The Moonflower by Beverley Nichols

I think that in the US this book goes under the title of The Moonflower Mystery, I bought it ages ago when I was on a bit of a Beverley Nichols reading spree. I read all of his gardening/house memoirs which I really enjoyed and when I discovered that he had written some crime fiction I decided to see what they were like, then promptly put this one on a pile and forgot about it. It was first published in 1955 and it was only when Joan @Planet Joan mentioned that she had read one that I remembered I had bought this one so pulled it out. You can read what Joan thought of the one she read, Murder by Request here.

In fact The Moonflower isn’t all that unlike the one Joan read as Nichols seems to have stuck to a gardening/plant theme and cats also get a mention. The detective is Mr Horatio Green and the setting is the edge of Dartmoor. A prisoner has escaped from the prison and he’s the third one to have escaped in six months.

Meanwhile Mr Green is ensconced in a little inn, The Greyhound, in the hamlet of Moreton Fallow and the inhabitants aren’t happy about yet another dangerous prisoner on the loose but Mr Green is more interested in a rare flower which is just about to bloom at Candle Court, the local big house. The Moonflower’s seeds cost £1,000 each and of the 13 seeds which had been obtained only seven of them have germinated. Green is determined to see the rare flower and finds himself involved in a murder of course.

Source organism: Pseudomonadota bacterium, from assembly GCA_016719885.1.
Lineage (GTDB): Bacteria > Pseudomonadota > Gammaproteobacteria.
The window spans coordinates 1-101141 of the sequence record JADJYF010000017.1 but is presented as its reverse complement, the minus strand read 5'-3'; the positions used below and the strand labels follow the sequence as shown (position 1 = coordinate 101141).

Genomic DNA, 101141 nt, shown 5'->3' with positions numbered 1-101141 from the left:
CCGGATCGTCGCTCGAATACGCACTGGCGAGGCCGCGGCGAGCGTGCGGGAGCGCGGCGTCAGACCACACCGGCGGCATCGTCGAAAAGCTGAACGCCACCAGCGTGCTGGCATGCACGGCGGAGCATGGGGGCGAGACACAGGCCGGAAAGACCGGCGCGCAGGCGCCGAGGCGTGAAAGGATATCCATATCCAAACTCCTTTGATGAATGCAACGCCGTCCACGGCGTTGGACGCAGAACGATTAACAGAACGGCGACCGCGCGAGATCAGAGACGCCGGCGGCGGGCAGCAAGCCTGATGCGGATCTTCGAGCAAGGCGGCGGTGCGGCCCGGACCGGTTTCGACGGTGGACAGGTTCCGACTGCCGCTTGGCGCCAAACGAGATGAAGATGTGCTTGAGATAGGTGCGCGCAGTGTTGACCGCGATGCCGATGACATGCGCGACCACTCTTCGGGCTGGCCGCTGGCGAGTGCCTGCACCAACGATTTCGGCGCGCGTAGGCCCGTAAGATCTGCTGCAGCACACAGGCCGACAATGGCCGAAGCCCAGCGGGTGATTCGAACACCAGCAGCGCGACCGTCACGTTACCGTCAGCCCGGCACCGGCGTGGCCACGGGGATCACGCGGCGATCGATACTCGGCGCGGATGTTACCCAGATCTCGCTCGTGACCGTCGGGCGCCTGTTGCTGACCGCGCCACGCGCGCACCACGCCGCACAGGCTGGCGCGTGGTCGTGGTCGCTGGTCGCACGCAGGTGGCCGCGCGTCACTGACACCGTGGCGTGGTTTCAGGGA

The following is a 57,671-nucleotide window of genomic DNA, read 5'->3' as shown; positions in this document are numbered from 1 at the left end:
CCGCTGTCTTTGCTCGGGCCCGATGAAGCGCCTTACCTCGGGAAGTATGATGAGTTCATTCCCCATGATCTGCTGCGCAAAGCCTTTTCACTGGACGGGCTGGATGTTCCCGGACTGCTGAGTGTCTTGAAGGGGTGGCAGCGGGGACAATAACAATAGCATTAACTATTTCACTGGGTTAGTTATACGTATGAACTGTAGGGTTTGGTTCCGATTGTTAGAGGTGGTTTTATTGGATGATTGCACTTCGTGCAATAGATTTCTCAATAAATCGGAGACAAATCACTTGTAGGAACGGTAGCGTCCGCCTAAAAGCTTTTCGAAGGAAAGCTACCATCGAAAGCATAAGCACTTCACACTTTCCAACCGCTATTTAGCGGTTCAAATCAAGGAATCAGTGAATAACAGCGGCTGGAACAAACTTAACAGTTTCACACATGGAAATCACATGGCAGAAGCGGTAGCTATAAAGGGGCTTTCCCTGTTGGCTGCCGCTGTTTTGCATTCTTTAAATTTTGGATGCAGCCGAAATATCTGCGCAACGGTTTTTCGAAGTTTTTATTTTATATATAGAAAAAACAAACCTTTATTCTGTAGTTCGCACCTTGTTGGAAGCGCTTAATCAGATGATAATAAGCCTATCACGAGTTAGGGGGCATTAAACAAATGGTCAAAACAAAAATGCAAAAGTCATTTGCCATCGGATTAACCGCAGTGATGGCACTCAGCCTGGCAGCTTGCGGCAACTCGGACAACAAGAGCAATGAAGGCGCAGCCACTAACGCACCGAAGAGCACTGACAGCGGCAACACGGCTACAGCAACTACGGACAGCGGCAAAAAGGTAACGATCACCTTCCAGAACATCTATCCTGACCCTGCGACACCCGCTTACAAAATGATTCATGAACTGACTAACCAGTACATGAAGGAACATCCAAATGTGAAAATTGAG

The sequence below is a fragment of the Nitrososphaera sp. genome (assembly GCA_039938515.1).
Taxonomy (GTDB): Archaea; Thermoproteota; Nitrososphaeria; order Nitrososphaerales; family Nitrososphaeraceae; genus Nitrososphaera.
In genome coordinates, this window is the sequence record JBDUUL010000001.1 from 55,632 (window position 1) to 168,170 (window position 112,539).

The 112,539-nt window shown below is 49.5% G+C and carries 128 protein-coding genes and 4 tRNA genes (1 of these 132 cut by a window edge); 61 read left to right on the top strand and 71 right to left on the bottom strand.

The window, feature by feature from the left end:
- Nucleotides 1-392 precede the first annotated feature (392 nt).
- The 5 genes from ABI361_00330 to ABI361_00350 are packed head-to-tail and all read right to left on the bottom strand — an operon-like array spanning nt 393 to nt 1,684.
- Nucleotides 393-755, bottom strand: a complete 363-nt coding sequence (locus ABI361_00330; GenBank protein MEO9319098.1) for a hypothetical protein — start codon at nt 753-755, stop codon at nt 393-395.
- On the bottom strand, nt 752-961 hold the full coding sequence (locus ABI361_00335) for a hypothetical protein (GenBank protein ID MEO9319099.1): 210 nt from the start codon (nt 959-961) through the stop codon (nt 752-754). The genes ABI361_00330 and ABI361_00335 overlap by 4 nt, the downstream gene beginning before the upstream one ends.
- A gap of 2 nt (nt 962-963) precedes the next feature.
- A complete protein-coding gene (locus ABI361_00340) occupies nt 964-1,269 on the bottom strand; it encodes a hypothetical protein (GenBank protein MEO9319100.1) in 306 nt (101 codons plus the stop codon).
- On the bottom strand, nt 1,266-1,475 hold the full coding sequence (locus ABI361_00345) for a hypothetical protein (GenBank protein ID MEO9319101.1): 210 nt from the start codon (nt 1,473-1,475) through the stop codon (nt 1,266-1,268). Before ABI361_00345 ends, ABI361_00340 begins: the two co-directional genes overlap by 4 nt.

This was okay-ish and mildly diverting but I prefer Beverley Nichols’ earlier books about his own life, gardens and houses.

2 thoughts on “The Moonflower by Beverley Nichols

    • tracybham,
      It’s very much in the English big house tradition but obviously his books were never as popular as those of the female writers who were about at the time. I can’t imagine why he chose to call himself Beverley when his first name was actually John – if I’m remembering correctly.

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